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06 October 2023

Crown Prosecution Service (CPS) provides new guidance on mercy killing charges

2 mins

The CPS has provided prosecutors with updated guidance about when it is appropriate to bring charges in cases of mercy killings.

There is no legal definition of ‘mercy killing’ and so there is no defence to a homicide charge if a person takes the life of a loved one, as an act of mercy, acting on their wishes. However even where there is sufficient evidence to bring a charge, prosecutors have a discretion whether to do so, and on Thursday, the CPS published a list of factors to be considered when deciding whether to bring charges in mercy killing cases. These factors build on the concepts in the DPP’s guidance in respect of assisted suicide, which have been operating since 2010. They include whether the victim made a ‘voluntary, clear, settled and informed decision’ that they wanted to die, and if the suspect acted reluctantly and under ‘significant emotional pressure due to the victim’s wish for their life to end’.

Factors to consider in favour of prosecution include whether the suspect stood to gain from the death, if there was violence and abuse between the parties, and if the victim was under 18 and instances where the suspect is a doctor, nurse or other health professional or where a victim has been discouraged from receiving medical treatment or independent professional advice, or has been actively denied access to this.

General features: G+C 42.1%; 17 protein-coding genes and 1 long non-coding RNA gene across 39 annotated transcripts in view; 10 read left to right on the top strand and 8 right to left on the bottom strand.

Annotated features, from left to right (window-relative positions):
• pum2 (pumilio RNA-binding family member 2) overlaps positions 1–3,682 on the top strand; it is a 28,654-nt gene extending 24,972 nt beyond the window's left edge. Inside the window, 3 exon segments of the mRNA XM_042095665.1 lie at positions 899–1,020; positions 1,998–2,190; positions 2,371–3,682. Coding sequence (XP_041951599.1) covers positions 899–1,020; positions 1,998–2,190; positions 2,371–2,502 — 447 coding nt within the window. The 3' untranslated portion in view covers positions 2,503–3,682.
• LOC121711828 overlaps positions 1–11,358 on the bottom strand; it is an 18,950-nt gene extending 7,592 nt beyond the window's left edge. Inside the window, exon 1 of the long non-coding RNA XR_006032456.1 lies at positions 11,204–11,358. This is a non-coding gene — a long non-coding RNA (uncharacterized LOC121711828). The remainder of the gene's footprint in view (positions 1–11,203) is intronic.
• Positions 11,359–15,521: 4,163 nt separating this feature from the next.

This new guidance, issued following consultation, signals a change of approach by the DPP as previous CPS guidance stated: ‘subject to sufficiency of evidence, a prosecution is almost certainly required, even in cases such as “mercy killing” of a sick relative.’

The police will continue to have an important role in investigating deaths that may be characterised as mercy killings, as all the relevant evidence, including any account provided by family members who are witnesses or suspects, will need to be secured so that a prosecutor can make an informed decision. The dilemma for suspects will be that in order to benefit from the new guidance, they may feel the need to make admissions which would contribute evidentially to a prosecution in the event that the guidance is interpreted against them.

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